Background and aims Ultrasound-guided regional anaesthesia (UGRA) is utilised as both multi-modal analgesic and sole anaesthetic technique. UGRA offers opportunities for innovative care pathways to serve an increase in elderly and complex patients. The procurement of ultrasound remains an arduous task with little supportive evidence base. A survey was taken across Wales to offer an understanding of the actual and desired provision of ultrasound.
Methods The survey was built around similar parameters to National Audit Project 4. The National Hip Fracture Database was used to select 13 hospitals across Wales with CEPOD and trauma services. Questions included the presence of a regional lead, anaesthetic ultrasound services, actual and desired provision of ultrasound.
Results 45% of hospitals had a regional lead. A range of anaesthetic ultrasound services were available throughout Wales. Not one hospital had a dedicated ultrasound unit for trauma or CEPOD. 64% of hospitals felt this was inadequate. The ratio of ultrasound to theatres was on average 1:5 with an average desired ratio of 1:2. 80% of hospitals felt the lack of US units adversely impacted patient care and list efficiency, 55% felt similarly about teaching and development of ultrasound services.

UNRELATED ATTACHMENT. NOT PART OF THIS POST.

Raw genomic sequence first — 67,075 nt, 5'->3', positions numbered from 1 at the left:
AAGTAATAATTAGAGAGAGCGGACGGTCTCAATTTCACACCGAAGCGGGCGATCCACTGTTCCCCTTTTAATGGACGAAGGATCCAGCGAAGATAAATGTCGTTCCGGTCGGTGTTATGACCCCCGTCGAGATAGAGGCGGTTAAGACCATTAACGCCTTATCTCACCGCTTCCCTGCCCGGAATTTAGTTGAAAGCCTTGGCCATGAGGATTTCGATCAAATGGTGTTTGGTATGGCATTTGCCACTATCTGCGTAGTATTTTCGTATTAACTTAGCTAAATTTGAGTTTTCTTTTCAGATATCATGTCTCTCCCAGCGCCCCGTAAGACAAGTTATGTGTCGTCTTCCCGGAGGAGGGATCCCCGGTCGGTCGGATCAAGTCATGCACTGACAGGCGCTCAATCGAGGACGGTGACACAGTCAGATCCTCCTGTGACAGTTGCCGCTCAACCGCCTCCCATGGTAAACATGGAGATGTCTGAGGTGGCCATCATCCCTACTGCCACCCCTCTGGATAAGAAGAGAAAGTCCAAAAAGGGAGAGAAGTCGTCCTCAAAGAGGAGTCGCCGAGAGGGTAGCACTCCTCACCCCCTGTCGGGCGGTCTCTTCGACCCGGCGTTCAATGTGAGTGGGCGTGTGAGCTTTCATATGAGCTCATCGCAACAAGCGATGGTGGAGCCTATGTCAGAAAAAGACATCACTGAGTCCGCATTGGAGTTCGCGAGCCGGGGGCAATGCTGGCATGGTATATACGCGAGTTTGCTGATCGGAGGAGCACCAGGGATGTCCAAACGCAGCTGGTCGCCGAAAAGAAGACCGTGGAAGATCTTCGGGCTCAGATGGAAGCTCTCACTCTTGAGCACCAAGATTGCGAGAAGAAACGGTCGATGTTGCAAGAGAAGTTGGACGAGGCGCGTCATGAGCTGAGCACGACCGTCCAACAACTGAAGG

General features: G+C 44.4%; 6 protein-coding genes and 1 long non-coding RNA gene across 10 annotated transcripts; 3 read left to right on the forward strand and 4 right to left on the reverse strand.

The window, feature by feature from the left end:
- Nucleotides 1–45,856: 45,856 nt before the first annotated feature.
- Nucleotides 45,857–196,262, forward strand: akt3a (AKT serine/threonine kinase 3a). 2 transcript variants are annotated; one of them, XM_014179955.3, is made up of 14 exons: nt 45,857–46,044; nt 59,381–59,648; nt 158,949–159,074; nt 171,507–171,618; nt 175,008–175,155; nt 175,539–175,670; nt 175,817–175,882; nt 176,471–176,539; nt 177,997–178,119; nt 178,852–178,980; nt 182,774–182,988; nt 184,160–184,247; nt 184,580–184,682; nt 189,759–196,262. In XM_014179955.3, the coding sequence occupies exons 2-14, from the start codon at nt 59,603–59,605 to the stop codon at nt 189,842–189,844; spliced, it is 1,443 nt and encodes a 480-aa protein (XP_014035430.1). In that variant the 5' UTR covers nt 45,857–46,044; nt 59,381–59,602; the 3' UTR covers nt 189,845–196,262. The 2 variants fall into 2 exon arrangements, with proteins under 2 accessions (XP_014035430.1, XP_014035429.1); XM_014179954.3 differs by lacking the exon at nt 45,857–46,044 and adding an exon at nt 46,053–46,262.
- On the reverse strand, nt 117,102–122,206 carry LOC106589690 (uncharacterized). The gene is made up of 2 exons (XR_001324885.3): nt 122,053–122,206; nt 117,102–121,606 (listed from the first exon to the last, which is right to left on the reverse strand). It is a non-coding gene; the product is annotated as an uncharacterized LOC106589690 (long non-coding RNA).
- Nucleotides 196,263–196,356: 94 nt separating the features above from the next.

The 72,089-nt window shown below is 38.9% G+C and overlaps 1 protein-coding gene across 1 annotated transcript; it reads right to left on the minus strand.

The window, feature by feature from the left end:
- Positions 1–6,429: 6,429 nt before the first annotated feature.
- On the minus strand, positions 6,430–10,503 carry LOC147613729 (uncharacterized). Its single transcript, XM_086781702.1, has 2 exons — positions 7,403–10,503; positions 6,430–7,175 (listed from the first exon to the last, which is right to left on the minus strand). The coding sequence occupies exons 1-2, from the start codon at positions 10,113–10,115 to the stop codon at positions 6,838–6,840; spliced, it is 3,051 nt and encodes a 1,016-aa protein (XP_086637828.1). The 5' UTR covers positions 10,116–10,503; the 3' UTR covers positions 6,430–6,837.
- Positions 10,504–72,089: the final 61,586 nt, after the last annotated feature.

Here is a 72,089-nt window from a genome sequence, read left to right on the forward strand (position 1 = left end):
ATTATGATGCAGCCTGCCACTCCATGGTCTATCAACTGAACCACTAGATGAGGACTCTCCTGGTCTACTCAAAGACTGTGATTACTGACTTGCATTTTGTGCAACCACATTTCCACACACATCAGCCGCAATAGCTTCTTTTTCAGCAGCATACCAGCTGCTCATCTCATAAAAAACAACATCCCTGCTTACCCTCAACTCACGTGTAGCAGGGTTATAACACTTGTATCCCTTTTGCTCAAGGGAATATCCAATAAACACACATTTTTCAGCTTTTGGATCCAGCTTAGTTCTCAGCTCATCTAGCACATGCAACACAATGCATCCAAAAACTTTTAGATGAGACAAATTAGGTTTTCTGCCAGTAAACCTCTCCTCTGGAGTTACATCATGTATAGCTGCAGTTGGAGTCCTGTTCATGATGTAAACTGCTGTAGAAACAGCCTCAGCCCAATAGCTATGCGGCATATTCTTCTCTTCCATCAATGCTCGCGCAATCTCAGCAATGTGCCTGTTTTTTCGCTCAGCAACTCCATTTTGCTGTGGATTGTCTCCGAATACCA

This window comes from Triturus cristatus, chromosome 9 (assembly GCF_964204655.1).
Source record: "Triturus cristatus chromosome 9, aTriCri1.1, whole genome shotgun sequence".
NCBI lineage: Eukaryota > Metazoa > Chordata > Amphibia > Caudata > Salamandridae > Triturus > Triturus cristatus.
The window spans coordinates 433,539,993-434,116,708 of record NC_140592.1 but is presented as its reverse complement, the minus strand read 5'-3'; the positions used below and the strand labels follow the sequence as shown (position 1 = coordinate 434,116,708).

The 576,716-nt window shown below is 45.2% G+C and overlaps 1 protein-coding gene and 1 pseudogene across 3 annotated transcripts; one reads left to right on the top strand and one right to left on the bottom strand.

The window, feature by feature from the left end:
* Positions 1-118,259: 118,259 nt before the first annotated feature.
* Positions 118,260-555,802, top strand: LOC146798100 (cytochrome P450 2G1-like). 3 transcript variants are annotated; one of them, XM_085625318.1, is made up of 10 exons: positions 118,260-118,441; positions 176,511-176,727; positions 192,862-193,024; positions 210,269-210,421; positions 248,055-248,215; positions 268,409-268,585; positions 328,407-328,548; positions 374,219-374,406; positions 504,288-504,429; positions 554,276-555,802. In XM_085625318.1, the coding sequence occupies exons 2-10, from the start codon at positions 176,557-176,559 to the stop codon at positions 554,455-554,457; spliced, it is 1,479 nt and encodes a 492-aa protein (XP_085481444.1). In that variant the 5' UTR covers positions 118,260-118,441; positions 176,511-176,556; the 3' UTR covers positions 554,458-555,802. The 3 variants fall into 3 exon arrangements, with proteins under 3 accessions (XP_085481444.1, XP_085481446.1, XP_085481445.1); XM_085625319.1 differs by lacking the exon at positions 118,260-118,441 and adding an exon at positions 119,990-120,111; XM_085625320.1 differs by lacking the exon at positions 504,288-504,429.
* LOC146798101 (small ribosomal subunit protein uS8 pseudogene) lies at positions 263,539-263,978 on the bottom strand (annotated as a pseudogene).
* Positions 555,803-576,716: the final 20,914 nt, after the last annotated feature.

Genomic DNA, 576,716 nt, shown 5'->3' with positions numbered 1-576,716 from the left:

Conclusions Anaesthetic ultrasound services are dependent on the provision of modern, high resolution ultrasound. All but one hospital surveyed had less than the desired ratio of ultrasound machines to theatres, with patient care, teaching, research and service development adversely affected. We hope this survey serves as a pilot to a larger national survey with a position statement on provision and governance from our national anaesthetic associations.
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